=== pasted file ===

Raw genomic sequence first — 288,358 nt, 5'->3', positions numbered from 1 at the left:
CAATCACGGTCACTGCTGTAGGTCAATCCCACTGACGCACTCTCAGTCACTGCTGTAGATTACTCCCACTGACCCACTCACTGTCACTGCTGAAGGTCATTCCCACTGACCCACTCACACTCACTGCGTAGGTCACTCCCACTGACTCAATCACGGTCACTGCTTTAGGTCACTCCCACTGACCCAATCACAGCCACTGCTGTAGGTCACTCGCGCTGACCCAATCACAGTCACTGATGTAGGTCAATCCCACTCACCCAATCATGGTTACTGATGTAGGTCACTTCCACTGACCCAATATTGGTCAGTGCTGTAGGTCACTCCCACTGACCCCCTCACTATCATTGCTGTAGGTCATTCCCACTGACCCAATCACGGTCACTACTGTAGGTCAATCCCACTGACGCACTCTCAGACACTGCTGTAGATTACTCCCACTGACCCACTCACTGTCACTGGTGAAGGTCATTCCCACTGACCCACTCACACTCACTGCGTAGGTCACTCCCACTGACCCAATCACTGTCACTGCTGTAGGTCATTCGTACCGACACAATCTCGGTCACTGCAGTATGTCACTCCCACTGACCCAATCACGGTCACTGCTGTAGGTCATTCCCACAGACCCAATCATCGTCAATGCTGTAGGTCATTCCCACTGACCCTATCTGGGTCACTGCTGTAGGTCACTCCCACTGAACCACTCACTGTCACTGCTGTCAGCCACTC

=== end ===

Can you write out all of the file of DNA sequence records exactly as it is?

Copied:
Raw genomic sequence first — 288,358 nt, 5'->3', positions numbered from 1 at the left:
CAATCACGGTCACTGCTGTAGGTCAATCCCACTGACGCACTCTCAGTCACTGCTGTAGATTACTCCCACTGACCCACTCACTGTCACTGCTGAAGGTCATTCCCACTGACCCACTCACACTCACTGCGTAGGTCACTCCCACTGACTCAATCACGGTCACTGCTTTAGGTCACTCCCACTGACCCAATCACAGCCACTGCTGTAGGTCACTCGCGCTGACCCAATCACAGTCACTGATGTAGGTCAATCCCACTCACCCAATCATGGTTACTGATGTAGGTCACTTCCACTGACCCAATATTGGTCAGTGCTGTAGGTCACTCCCACTGACCCCCTCACTATCATTGCTGTAGGTCATTCCCACTGACCCAATCACGGTCACTACTGTAGGTCAATCCCACTGACGCACTCTCAGACACTGCTGTAGATTACTCCCACTGACCCACTCACTGTCACTGGTGAAGGTCATTCCCACTGACCCACTCACACTCACTGCGTAGGTCACTCCCACTGACCCAATCACTGTCACTGCTGTAGGTCATTCGTACCGACACAATCTCGGTCACTGCAGTATGTCACTCCCACTGACCCAATCACGGTCACTGCTGTAGGTCATTCCCACAGACCCAATCATCGTCAATGCTGTAGGTCATTCCCACTGACCCTATCTGGGTCACTGCTGTAGGTCACTCCCACTGAACCACTCACTGTCACTGCTGTCAGCCACTC